343 F.2d 5 (2nd Cir. 1965), 208, United States v. Johnson

Docket Nº:208, 29122.
Citation:343 F.2d 5
Party Name:UNITED STATES of America, Plaintiff-Appellee, v. Wilfred JOHNSON, Defendant-Appellant.
Case Date:April 01, 1965
Court:United States Courts of Appeals, Court of Appeals for the Second Circuit

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343 F.2d 5 (2nd Cir. 1965)

UNITED STATES of America, Plaintiff-Appellee,

v.

Wilfred JOHNSON, Defendant-Appellant.

No. 208, 29122.

United States Court of Appeals, Second Circuit.

April 1, 1965

Argued Dec. 2, 1964.

Jerome Lewis, Brooklyn, N.Y., for defendant-appellant.

Michael J. Gillen, Asst. U.S. Atty., Eastern District of New York (Joseph P. Hoey, U.S. Atty., Eastern District of

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New York, on the brief), for plaintiff-appellee.

Before FRIENDLY and SMITH, Circuit Judges, and BLUMENFELD, District Judge. [*]

J. JOSEPH SMITH, Circuit Judge.

Wilfred Johnson appeals from a sentence of imprisonment on conviction on trial to the jury in the United States District Court for the Eastern District of New York, Leo F. Rayfiel, District Judge, on one count of conspiracy to possess and sell counterfeit money in violation of 18 U.S.C. §§ 371, 2 and 472. Appellant assigns as error the existing rule that the testimony of an accomplice may be sufficient to support a conviction, a charge that the principal government witness was an accomplice, conviction on inaudible testimony and the charge on reasonable doubt. We find the charge on reasonable doubt inadequate and reverse and remand for new trial.

I.

The instructions on reasonable doubt were as follows:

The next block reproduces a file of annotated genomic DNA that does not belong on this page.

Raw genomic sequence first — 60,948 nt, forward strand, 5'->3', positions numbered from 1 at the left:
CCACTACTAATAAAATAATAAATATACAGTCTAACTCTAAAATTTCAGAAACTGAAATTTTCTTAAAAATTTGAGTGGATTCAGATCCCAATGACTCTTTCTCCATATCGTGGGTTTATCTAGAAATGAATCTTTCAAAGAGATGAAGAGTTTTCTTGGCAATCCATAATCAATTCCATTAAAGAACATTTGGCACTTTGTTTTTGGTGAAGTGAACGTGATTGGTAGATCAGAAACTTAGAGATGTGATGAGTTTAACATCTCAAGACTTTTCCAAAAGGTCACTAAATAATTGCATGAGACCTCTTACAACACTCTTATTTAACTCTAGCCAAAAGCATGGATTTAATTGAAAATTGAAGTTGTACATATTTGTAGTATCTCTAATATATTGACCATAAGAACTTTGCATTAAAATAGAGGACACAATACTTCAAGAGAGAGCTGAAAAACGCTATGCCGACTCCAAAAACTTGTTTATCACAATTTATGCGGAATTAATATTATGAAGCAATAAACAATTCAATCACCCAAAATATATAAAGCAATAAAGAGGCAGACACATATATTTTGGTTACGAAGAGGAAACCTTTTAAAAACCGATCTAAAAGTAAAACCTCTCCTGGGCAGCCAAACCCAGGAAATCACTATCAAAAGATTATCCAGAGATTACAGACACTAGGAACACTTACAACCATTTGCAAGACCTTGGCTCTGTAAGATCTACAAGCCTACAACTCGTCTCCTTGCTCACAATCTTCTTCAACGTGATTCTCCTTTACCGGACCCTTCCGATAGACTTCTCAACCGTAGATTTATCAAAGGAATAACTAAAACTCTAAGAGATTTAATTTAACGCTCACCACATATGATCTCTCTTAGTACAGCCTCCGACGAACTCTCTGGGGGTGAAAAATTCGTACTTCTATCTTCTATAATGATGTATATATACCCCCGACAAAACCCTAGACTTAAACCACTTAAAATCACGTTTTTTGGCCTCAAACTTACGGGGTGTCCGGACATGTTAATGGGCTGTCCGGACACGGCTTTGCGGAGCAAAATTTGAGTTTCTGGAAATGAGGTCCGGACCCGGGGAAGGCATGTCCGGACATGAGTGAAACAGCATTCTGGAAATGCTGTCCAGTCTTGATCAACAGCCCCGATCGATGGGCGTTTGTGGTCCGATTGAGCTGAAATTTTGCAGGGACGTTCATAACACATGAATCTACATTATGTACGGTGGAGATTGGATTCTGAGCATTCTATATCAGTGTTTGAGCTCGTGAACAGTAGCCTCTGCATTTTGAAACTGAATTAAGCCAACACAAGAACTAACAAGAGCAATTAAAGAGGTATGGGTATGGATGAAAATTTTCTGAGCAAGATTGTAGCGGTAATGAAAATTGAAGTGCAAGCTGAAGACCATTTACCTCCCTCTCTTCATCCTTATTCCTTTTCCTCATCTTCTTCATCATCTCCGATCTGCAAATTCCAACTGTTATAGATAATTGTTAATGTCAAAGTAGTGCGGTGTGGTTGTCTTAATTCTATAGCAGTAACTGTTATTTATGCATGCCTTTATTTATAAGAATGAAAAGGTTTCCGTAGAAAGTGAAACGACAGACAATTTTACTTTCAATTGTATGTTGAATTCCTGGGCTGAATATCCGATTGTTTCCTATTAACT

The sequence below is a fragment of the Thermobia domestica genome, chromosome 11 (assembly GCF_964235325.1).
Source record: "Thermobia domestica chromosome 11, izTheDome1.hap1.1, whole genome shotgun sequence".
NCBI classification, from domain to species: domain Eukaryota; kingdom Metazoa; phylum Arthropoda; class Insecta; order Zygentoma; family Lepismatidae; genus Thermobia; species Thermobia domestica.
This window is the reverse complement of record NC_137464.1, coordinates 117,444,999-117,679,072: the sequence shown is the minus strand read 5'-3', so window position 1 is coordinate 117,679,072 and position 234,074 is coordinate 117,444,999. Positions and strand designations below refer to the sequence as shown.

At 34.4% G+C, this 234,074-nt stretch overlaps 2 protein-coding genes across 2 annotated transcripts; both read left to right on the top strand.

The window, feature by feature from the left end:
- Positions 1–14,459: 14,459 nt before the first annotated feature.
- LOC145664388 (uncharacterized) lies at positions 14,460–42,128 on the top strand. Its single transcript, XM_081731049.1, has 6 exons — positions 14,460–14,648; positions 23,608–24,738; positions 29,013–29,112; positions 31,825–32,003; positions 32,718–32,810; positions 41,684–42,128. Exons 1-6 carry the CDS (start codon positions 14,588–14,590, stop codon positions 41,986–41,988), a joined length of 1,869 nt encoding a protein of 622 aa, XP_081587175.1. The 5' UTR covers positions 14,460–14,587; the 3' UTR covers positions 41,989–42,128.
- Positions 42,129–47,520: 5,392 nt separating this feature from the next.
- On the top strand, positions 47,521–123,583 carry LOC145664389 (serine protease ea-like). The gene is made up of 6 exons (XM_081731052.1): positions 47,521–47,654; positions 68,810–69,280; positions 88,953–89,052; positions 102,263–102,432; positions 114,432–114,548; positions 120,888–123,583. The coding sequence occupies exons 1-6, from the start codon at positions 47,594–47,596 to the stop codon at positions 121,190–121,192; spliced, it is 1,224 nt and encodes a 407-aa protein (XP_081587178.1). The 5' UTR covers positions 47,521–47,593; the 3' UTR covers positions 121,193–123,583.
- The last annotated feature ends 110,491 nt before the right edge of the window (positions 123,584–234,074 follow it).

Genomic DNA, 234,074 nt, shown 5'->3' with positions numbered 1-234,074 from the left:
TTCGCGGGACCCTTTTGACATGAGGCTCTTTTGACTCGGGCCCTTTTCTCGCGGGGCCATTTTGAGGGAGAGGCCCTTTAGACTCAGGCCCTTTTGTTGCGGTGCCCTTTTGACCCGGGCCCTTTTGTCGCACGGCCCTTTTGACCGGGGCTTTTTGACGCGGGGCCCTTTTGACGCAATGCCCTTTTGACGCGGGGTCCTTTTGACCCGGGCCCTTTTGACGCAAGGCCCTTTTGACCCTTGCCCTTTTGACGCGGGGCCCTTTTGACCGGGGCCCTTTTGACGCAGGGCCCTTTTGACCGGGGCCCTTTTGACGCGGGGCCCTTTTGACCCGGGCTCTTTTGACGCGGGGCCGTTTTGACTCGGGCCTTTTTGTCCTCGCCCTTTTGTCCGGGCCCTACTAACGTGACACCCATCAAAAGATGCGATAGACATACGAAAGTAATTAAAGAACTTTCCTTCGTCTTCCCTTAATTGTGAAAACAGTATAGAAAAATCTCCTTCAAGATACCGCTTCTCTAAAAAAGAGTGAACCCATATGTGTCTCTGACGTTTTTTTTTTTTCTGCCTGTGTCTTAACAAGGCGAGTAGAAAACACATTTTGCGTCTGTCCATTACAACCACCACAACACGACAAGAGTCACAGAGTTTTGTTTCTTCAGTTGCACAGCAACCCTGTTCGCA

'The Government, as you have also been told, is required to prove its case beyond a reasonable doubt. Now, that term seems like a very easy one to define.

'I might define it as a doubt for which one could give a reason, or as counsel said, a doubt entertained by reasonable persons. Well, that possibly is an over-simplification.

'I have tried, on occasions when I am obliged to, try to convey to the jury what I mean by a reasonable doubt, to tell them that it may be best described as follows:

'Each one of you, when you retire to the jury room, carry with you your recollection of the testimony and possibly opinions, which I hope are tentative, as to how you feel about this testimony, and you begin to exchange views about the subject. Each of you listening to your colleagues on the jury, get an expression of their opinions. After weighing all the testimony in the case and giving it very serious consideration, if you arrive at a stage where you are morally convinced of a defendant's guilt, it is your duty to convict him. If you are not morally convinced of his guilt, and I am quite sure you will know when you have reached that stage, then it is your duty to acquit him.

'It is not a simple definition, but it is the best we have. We have nothing better than that. If I employ more words it would be likely to be confusing rather than helpful.'

This was inadequate. Ordering the jury to convict if it arrive at a stage where it is morally convinced of guilt leaves the test altogether too indefinite. It could be taken to mean morally convinced that it was slightly more likely that defendant was guilty than not, and 'morally convinced' might mean by some means other than reason. To be convinced to a...

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